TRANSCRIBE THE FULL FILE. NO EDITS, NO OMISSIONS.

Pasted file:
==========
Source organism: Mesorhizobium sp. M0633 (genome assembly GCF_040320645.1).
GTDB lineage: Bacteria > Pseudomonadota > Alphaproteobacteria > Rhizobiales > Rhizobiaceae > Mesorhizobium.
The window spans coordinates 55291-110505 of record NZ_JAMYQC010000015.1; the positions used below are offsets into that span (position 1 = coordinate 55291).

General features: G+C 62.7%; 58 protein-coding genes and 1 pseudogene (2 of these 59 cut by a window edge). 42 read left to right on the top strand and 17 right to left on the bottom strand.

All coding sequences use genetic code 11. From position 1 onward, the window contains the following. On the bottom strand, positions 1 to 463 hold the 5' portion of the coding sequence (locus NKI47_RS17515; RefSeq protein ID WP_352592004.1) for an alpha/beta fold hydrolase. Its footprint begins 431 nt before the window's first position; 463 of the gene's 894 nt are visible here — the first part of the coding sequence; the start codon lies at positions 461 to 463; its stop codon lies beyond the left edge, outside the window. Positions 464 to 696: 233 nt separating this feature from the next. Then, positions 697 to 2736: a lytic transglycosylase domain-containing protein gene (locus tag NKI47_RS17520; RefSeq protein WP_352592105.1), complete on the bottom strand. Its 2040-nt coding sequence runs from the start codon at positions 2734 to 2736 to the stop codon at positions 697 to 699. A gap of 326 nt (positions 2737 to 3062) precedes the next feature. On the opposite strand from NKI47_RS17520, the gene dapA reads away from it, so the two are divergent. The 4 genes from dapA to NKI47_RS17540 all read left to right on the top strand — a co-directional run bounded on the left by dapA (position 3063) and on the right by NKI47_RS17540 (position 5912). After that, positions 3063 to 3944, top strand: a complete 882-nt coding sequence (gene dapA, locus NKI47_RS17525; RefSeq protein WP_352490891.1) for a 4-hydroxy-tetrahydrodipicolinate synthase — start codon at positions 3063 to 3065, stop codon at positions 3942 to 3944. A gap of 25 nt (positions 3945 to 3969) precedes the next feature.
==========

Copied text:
Source organism: Mesorhizobium sp. M0633 (genome assembly GCF_040320645.1).
GTDB lineage: Bacteria > Pseudomonadota > Alphaproteobacteria > Rhizobiales > Rhizobiaceae > Mesorhizobium.
The window spans coordinates 55291-110505 of record NZ_JAMYQC010000015.1; the positions used below are offsets into that span (position 1 = coordinate 55291).

General features: G+C 62.7%; 58 protein-coding genes and 1 pseudogene (2 of these 59 cut by a window edge). 42 read left to right on the top strand and 17 right to left on the bottom strand.

All coding sequences use genetic code 11. From position 1 onward, the window contains the following. On the bottom strand, positions 1 to 463 hold the 5' portion of the coding sequence (locus NKI47_RS17515; RefSeq protein ID WP_352592004.1) for an alpha/beta fold hydrolase. Its footprint begins 431 nt before the window's first position; 463 of the gene's 894 nt are visible here — the first part of the coding sequence; the start codon lies at positions 461 to 463; its stop codon lies beyond the left edge, outside the window. Positions 464 to 696: 233 nt separating this feature from the next. Then, positions 697 to 2736: a lytic transglycosylase domain-containing protein gene (locus tag NKI47_RS17520; RefSeq protein WP_352592105.1), complete on the bottom strand. Its 2040-nt coding sequence runs from the start codon at positions 2734 to 2736 to the stop codon at positions 697 to 699. A gap of 326 nt (positions 2737 to 3062) precedes the next feature. On the opposite strand from NKI47_RS17520, the gene dapA reads away from it, so the two are divergent. The 4 genes from dapA to NKI47_RS17540 all read left to right on the top strand — a co-directional run bounded on the left by dapA (position 3063) and on the right by NKI47_RS17540 (position 5912). After that, positions 3063 to 3944, top strand: a complete 882-nt coding sequence (gene dapA, locus NKI47_RS17525; RefSeq protein WP_352490891.1) for a 4-hydroxy-tetrahydrodipicolinate synthase — start codon at positions 3063 to 3065, stop codon at positions 3942 to 3944. A gap of 25 nt (positions 3945 to 3969) precedes the next feature.